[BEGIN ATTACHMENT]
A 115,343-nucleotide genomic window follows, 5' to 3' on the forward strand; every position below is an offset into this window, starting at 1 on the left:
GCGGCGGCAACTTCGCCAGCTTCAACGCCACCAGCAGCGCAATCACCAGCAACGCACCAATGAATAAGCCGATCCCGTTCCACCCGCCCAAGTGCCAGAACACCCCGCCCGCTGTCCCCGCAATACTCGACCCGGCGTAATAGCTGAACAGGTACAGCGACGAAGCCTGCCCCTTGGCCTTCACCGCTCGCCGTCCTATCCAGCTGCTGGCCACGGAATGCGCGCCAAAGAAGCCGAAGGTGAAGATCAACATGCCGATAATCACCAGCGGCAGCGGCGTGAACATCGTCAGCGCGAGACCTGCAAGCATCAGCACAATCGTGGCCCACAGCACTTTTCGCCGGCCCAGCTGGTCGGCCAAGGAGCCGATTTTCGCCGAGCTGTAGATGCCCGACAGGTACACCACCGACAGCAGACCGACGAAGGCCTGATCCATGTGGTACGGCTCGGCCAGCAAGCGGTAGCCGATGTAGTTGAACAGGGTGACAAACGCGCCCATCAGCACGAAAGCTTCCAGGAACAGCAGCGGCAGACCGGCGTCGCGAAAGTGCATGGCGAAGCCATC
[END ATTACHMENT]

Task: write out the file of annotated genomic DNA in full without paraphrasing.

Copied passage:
A 115,343-nucleotide genomic window follows, 5' to 3' on the forward strand; every position below is an offset into this window, starting at 1 on the left:
GCGGCGGCAACTTCGCCAGCTTCAACGCCACCAGCAGCGCAATCACCAGCAACGCACCAATGAATAAGCCGATCCCGTTCCACCCGCCCAAGTGCCAGAACACCCCGCCCGCTGTCCCCGCAATACTCGACCCGGCGTAATAGCTGAACAGGTACAGCGACGAAGCCTGCCCCTTGGCCTTCACCGCTCGCCGTCCTATCCAGCTGCTGGCCACGGAATGCGCGCCAAAGAAGCCGAAGGTGAAGATCAACATGCCGATAATCACCAGCGGCAGCGGCGTGAACATCGTCAGCGCGAGACCTGCAAGCATCAGCACAATCGTGGCCCACAGCACTTTTCGCCGGCCCAGCTGGTCGGCCAAGGAGCCGATTTTCGCCGAGCTGTAGATGCCCGACAGGTACACCACCGACAGCAGACCGACGAAGGCCTGATCCATGTGGTACGGCTCGGCCAGCAAGCGGTAGCCGATGTAGTTGAACAGGGTGACAAACGCGCCCATCAGCACGAAAGCTTCCAGGAACAGCAGCGGCAGACCGGCGTCGCGAAAGTGCATGGCGAAGCCATC